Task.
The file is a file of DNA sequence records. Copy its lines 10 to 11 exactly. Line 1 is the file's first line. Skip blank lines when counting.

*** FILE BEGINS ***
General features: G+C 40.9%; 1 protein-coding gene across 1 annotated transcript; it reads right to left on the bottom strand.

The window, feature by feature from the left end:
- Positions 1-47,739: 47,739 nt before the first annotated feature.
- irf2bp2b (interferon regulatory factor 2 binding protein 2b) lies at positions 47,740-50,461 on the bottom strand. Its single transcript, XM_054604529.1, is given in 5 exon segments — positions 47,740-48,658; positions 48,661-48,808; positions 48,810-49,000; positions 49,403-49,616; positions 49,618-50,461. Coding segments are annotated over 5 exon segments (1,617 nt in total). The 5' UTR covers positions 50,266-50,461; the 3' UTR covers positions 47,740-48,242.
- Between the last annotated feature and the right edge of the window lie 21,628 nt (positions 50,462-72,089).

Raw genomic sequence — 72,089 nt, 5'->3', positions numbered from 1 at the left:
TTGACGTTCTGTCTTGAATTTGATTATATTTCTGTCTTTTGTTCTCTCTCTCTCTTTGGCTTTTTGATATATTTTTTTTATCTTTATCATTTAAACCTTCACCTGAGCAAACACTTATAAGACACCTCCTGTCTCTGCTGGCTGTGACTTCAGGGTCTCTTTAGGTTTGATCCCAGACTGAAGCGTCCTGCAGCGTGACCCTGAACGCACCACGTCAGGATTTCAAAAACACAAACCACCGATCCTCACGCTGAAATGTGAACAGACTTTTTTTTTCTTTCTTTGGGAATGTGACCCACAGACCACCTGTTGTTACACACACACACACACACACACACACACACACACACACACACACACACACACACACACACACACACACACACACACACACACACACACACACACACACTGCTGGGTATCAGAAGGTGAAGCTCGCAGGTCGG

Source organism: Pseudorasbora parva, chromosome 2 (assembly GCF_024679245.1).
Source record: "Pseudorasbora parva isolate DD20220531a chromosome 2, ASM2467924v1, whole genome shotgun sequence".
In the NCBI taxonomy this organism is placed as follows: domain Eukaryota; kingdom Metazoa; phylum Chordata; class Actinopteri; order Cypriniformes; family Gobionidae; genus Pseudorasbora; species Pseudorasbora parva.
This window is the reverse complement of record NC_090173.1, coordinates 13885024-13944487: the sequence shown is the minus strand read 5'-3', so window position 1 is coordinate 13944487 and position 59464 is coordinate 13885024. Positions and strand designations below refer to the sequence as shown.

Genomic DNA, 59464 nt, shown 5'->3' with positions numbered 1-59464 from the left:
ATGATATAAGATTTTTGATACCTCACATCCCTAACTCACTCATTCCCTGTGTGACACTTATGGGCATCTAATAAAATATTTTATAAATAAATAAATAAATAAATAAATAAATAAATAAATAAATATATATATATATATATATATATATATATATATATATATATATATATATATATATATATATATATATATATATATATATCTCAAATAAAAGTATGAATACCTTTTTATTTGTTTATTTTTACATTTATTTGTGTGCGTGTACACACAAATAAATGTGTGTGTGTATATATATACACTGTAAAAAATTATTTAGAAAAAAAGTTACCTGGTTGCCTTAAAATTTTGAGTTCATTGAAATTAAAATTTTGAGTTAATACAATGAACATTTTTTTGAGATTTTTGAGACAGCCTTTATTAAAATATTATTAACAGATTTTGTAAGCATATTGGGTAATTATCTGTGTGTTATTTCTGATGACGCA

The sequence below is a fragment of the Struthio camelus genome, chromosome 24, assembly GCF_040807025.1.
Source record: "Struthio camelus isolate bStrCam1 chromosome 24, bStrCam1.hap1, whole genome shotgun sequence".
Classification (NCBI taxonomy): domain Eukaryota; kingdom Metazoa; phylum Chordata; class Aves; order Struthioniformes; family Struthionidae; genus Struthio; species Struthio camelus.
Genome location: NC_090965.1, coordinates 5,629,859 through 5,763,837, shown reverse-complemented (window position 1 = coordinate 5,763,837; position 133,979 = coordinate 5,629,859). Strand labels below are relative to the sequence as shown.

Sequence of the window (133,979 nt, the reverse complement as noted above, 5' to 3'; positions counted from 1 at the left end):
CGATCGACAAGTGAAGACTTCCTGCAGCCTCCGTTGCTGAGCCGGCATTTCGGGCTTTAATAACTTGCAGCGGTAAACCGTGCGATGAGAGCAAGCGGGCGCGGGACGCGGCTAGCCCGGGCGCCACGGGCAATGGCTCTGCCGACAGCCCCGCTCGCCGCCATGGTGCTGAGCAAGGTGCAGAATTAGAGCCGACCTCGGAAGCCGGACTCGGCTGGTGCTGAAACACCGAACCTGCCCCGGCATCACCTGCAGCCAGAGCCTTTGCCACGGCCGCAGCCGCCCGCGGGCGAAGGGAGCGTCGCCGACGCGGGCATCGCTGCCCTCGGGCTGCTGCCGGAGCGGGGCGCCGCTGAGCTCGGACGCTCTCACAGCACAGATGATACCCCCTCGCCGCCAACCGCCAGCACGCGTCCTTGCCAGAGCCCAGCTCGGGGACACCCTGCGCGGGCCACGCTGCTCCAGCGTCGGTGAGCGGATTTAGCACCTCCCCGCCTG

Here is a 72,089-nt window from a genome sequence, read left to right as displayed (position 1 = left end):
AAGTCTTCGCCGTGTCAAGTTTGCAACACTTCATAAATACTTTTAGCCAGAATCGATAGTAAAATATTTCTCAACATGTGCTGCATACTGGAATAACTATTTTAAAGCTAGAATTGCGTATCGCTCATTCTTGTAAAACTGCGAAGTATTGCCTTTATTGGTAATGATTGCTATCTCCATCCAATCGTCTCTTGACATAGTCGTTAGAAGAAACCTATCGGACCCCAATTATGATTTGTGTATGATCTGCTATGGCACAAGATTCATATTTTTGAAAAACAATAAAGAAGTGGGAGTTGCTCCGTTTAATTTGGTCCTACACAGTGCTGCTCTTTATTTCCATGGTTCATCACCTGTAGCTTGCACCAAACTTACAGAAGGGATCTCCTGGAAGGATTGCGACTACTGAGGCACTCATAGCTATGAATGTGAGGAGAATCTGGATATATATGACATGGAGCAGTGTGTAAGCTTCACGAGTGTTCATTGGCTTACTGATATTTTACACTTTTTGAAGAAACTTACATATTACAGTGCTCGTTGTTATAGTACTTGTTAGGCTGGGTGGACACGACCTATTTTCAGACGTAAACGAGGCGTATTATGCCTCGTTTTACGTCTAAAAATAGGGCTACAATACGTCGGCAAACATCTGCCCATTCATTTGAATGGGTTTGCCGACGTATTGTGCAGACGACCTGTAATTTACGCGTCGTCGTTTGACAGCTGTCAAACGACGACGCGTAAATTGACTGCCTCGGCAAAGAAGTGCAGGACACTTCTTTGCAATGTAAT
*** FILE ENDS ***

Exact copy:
In the NCBI taxonomy this organism is placed as follows: domain Eukaryota; kingdom Metazoa; phylum Chordata; class Actinopteri; order Cypriniformes; family Gobionidae; genus Pseudorasbora; species Pseudorasbora parva.
This window is the reverse complement of record NC_090173.1, coordinates 13885024-13944487: the sequence shown is the minus strand read 5'-3', so window position 1 is coordinate 13944487 and position 59464 is coordinate 13885024. Positions and strand designations below refer to the sequence as shown.